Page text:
Think about it; if you’re making the right decision, with the correct iron, and are applying all the good practices to take your shot, the results will, on average, inevitably improve.
Allow yourself to fail, learn to embrace those mistakes, and welcome them for what they are: learning opportunities.
This is the best way to turn something negative and frustrating into something nurturing and positive.
One last thing: try to enter each new hole with a clear head. Don’t chase the score or dwell on your mistake three holes ago. Once again, focus on the execution, not the outcome.
Get Better Equipment
If your goal is to break 80, you need to be serious about golf, and time can not be the only investment you make.
Having high-quality gear is necessary because it gives you peace of mind and confidence that you are appropriately equipped to reach your goals.
Think about it this way: you need every bit of edge you can get to be in the top 8.42%, and getting the right equipment is the easiest thing to fix in your golf game.
Surround Yourself With Better Players
You should try to apply this concept to every aspect of your life. Generally speaking, if you’re the smartest person in a room, you’re in the wrong room. The same principle applies to golf.
How can you expect to improve if you’re only playing with golfers who have nothing to teach you?
I’m not telling you to get rid of your golf buddies, but you should definitely look to expand your golf entourage and occasionally try to hit the greens with stronger players you can observe and get a few tips from.
Take Golf Lessons
Whether you’re a beginner or have been playing golf for thirty years, I guarantee that golf lessons will help you tremendously in your quest to break 80.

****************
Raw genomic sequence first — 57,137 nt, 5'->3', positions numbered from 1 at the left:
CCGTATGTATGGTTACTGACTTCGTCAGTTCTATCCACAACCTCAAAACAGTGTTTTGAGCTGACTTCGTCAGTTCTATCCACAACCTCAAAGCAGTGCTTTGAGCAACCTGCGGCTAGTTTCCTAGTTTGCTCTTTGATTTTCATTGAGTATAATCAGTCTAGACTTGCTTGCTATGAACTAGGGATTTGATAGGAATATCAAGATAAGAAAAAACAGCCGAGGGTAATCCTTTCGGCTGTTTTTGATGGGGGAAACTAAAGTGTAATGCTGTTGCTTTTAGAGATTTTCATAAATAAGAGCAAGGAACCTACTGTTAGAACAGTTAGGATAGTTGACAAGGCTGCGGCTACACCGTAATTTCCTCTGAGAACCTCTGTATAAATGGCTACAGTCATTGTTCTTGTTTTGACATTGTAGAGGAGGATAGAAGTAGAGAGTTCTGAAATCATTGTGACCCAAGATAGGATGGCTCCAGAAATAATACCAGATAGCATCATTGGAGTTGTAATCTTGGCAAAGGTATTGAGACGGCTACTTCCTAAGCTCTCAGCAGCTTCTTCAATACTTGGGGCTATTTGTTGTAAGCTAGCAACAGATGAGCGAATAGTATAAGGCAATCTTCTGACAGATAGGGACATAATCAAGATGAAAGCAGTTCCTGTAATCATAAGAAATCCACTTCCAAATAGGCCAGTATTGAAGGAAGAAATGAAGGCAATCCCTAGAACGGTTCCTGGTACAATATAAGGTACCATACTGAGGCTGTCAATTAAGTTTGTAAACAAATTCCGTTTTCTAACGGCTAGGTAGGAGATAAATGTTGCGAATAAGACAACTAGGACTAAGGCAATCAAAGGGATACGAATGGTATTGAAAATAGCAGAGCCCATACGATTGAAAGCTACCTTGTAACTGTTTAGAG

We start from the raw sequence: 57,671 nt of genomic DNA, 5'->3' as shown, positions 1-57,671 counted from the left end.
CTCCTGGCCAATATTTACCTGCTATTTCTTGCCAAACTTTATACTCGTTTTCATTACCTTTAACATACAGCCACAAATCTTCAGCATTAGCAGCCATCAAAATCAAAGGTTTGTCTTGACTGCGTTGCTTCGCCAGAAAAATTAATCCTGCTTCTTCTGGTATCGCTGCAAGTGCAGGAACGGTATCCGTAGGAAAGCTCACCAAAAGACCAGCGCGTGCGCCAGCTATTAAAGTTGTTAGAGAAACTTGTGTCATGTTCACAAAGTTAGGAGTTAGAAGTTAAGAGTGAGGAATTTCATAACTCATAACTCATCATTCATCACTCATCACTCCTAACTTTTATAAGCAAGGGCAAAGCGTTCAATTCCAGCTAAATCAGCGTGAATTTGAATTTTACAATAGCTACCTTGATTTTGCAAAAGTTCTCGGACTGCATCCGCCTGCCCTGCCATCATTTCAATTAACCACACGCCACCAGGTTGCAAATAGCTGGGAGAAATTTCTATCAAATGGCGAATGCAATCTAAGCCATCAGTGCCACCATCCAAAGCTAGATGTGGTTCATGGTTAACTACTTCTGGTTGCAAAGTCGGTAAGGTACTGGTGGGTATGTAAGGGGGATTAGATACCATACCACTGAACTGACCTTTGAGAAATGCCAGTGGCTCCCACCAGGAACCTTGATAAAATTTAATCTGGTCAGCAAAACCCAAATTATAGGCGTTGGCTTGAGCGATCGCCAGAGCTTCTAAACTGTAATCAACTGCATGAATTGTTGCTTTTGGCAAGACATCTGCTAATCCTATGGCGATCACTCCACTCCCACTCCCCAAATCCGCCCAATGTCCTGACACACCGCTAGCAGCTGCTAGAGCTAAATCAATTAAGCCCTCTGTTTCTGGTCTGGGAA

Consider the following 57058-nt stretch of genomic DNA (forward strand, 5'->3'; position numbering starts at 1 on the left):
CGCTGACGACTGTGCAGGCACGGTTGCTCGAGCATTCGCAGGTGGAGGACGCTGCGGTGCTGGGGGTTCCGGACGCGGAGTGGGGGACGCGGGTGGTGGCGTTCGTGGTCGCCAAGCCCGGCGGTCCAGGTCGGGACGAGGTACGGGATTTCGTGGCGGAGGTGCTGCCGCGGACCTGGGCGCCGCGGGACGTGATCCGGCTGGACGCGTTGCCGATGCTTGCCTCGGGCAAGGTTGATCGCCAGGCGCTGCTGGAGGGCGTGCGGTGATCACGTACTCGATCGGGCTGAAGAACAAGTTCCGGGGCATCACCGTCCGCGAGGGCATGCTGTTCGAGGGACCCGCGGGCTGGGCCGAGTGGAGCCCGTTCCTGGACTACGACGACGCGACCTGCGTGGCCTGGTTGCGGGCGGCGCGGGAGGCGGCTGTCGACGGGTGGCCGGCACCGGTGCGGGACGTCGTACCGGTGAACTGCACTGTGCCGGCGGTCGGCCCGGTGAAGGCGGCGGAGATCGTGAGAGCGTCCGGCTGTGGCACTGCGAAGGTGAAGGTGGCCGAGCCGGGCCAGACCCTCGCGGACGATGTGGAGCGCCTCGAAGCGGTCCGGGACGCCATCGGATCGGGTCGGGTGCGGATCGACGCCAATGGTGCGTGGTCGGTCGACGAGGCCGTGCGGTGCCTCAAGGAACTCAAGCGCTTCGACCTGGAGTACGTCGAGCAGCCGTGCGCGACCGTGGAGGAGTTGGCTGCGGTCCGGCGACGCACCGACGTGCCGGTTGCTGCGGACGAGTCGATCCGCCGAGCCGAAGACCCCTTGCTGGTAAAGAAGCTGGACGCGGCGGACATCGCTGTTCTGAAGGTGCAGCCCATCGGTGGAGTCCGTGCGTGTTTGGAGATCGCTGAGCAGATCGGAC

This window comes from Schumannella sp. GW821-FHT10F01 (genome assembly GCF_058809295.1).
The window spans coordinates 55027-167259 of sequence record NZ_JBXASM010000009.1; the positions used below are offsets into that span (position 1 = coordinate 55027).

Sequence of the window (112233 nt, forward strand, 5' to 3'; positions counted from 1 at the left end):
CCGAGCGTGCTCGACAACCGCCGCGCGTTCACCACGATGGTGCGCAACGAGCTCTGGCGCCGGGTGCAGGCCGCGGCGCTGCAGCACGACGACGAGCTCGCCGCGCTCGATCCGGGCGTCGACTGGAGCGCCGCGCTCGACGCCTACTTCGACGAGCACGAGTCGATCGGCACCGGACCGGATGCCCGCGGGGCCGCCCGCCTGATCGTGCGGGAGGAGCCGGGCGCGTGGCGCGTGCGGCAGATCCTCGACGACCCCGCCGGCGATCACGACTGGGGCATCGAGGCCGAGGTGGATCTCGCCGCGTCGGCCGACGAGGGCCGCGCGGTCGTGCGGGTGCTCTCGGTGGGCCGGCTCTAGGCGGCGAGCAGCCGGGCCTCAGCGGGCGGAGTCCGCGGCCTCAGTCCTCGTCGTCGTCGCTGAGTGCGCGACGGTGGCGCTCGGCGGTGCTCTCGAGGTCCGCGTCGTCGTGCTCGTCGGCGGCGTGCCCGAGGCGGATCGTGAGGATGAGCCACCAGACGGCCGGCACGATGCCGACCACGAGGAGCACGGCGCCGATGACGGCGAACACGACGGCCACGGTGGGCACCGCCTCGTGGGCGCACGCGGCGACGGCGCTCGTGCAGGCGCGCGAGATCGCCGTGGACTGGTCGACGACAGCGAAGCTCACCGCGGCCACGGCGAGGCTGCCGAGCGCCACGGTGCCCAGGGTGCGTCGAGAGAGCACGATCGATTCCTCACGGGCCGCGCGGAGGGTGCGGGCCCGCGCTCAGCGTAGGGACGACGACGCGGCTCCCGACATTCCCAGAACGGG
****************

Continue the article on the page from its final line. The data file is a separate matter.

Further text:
Developed a bad habit over the years? A coach can fix that.
Clueless about golf fundamentals? A coach can fix that.
The point is that golf lessons are essential to stepping up your game. One small caveat: you need to find someone competent in all aspects of golf, not just the mechanics.
You need a professional that can tie everything together nicely and give pointers on your posture, swing, mentality, strategic thinking, aim, pre-shot routine, and pretty much anything else that can positively impact your overall game.
Don’t be afraid to take lessons with different coaches before sticking with the right one. There’s no one-size-fits-all here, but I would advise keeping with the one you feel is the ablest to recognize and fix your specific flaws.
Practice, practice, and practice some more
Now, this may seem obvious, but it’s always good to reiterate it. Hard work beats talent when talent doesn’t work hard. Hit the golf course and practice!
Ideally, focus on the weak aspects of your game more heavily, but still ensure that you’re hitting all the stops, from putting to chipping to bunker play. You don’t want to leave anything to chance.
Finish your training sessions by going to the range to perfect your drive. Primarily focus on the trajectory of your shots more than the distance, allowing you to be more consistently in a good spot on the fairway for your second shots.
The 18th Hole
I hope that you now have a better understanding of how rare it is for golfers to break 80 and what it would take for you to get there. Remember that it will mainly require practice and patience, but with the knowledge you now possess, there shouldn’t be anything stopping you from becoming part of that elite 8%.
If you’ve enjoyed this article, check out the one we wrote about breaking 100, as it also covers some interesting points about golfing at that level.